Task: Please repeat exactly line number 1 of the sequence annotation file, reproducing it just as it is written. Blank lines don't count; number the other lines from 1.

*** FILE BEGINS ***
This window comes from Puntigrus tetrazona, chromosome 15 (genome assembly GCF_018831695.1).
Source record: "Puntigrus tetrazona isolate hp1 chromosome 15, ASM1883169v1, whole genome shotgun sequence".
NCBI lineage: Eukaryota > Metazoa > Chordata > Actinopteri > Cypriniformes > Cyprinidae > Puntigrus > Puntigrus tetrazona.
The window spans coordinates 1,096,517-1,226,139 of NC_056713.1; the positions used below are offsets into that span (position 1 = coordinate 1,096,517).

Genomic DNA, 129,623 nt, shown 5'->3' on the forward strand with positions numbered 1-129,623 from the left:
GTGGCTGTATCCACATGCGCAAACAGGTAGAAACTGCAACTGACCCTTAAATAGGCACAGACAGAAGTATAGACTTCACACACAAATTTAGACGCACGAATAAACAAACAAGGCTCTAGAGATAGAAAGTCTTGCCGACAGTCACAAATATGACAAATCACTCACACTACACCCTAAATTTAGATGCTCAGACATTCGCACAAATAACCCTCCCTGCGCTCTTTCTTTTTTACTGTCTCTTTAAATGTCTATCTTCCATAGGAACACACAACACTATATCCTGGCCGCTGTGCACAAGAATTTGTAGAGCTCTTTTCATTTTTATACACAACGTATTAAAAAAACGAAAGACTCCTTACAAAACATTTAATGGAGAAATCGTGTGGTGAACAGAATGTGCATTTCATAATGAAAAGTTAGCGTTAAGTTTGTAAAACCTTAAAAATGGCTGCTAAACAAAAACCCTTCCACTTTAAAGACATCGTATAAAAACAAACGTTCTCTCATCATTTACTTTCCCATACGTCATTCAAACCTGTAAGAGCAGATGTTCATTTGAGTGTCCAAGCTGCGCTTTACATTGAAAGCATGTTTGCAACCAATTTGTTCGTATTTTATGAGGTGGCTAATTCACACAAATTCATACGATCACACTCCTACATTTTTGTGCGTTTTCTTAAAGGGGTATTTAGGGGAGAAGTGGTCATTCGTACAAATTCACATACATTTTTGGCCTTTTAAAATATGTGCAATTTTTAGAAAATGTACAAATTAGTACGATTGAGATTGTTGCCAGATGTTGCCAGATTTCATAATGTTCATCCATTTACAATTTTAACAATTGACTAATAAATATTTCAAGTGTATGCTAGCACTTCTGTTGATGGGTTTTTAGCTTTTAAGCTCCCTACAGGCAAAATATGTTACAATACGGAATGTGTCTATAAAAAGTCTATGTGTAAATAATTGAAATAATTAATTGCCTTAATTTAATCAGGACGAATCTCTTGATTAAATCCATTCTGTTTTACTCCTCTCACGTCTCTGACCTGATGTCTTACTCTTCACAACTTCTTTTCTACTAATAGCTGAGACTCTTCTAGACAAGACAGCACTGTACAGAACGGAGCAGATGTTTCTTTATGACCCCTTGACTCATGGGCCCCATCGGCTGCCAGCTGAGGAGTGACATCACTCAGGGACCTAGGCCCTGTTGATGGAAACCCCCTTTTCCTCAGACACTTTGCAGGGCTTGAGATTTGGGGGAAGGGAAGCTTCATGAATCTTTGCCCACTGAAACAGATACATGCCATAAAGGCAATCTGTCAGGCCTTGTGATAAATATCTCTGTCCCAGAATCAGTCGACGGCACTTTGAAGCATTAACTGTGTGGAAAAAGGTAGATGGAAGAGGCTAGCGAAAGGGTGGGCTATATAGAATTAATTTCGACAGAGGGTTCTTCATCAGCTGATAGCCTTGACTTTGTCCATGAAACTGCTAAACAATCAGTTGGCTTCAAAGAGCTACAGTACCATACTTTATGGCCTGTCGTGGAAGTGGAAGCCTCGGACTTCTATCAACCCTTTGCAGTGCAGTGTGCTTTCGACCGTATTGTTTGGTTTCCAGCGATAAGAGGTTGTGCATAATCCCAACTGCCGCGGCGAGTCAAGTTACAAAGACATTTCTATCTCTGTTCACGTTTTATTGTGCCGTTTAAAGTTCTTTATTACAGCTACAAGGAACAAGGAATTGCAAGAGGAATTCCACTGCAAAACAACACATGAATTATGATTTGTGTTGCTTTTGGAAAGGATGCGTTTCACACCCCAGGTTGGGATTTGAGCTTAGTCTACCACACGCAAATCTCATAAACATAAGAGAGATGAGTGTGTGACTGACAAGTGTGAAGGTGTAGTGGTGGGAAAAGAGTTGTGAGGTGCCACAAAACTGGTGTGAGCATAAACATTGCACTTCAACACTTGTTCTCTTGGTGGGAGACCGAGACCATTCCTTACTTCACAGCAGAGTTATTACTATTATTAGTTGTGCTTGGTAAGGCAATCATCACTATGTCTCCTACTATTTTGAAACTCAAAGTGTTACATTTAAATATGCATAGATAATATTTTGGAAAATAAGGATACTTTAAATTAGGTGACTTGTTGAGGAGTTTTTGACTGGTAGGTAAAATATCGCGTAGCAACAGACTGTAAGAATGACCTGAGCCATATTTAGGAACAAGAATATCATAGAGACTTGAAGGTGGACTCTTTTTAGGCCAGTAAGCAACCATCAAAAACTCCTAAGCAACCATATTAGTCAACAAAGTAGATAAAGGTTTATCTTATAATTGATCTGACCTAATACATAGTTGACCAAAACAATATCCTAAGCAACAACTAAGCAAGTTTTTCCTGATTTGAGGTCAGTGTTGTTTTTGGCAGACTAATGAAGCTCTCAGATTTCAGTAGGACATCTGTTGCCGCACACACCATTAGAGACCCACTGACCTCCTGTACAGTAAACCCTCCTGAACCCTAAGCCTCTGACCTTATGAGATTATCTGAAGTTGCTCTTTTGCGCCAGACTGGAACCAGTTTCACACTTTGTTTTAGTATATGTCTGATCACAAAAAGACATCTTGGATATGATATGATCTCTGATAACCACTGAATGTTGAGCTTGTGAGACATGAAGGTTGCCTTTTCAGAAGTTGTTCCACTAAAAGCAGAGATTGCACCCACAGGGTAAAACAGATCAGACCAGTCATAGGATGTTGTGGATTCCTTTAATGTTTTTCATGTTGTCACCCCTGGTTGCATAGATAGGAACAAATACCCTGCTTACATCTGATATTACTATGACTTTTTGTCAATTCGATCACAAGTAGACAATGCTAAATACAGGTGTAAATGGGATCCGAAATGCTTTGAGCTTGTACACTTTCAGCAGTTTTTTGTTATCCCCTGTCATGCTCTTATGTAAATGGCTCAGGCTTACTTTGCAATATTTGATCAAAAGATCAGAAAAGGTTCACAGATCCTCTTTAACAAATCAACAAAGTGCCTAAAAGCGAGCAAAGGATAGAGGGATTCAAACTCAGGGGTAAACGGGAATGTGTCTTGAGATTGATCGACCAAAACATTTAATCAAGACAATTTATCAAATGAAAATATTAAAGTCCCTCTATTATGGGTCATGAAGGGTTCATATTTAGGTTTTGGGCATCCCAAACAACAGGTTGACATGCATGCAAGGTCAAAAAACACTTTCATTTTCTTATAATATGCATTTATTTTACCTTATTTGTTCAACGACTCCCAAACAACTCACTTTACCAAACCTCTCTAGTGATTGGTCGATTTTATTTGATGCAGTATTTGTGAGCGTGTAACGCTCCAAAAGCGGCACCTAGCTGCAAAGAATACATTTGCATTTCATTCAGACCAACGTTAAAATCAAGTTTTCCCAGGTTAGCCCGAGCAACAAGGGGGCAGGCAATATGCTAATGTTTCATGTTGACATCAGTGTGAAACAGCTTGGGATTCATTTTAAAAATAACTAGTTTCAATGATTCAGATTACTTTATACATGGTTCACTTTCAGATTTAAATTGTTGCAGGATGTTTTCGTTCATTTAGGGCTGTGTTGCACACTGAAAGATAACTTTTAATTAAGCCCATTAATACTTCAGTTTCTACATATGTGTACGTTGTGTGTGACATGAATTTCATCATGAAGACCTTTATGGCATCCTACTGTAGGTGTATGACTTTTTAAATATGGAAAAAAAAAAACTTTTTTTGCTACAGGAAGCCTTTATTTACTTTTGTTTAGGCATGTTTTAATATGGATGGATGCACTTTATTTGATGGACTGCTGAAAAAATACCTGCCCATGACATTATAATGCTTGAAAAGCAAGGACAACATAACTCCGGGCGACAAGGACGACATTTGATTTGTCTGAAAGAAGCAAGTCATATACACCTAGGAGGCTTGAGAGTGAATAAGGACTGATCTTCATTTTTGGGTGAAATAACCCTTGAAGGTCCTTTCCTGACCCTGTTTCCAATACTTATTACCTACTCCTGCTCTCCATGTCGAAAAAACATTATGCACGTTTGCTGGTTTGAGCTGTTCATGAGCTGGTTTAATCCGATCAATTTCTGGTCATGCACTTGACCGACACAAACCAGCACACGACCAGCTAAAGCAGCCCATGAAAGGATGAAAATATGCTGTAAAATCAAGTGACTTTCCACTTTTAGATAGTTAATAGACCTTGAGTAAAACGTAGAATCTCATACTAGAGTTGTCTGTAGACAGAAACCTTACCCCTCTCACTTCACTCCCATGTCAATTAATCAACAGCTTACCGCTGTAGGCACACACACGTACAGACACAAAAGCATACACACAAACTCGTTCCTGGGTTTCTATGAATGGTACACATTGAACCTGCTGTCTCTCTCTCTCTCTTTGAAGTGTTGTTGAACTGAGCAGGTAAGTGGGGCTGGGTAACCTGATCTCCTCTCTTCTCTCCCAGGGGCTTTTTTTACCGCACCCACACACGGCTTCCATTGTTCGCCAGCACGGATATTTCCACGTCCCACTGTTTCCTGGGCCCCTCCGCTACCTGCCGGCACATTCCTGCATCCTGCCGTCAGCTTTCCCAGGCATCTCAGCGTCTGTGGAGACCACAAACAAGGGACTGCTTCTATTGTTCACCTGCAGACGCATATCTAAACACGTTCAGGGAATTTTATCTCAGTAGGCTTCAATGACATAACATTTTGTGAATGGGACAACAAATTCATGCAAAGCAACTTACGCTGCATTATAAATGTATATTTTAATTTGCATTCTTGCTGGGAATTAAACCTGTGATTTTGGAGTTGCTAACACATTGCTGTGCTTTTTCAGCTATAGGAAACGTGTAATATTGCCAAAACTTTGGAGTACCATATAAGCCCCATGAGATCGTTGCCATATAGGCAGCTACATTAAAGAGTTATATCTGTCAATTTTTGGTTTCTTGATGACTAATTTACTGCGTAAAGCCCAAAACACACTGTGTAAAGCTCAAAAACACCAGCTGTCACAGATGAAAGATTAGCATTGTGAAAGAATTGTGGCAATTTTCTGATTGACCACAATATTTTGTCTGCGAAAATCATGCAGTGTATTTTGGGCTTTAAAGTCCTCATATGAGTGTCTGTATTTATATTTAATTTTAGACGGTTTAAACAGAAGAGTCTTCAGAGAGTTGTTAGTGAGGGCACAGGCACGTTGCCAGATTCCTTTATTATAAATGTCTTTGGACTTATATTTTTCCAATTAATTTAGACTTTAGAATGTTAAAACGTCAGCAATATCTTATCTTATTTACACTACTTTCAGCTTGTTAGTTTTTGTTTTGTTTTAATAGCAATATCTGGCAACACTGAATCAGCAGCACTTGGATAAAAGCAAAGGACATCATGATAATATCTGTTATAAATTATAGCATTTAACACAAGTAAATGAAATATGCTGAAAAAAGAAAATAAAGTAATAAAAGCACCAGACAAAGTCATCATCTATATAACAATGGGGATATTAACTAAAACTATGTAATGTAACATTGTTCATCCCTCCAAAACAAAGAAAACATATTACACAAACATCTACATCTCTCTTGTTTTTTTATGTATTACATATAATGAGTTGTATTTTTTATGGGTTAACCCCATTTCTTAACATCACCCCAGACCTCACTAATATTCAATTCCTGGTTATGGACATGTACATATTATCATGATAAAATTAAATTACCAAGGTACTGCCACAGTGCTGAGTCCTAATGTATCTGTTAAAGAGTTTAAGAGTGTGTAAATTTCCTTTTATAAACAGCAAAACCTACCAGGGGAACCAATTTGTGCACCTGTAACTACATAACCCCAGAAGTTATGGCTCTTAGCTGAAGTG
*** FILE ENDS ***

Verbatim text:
This window comes from Puntigrus tetrazona, chromosome 15 (genome assembly GCF_018831695.1).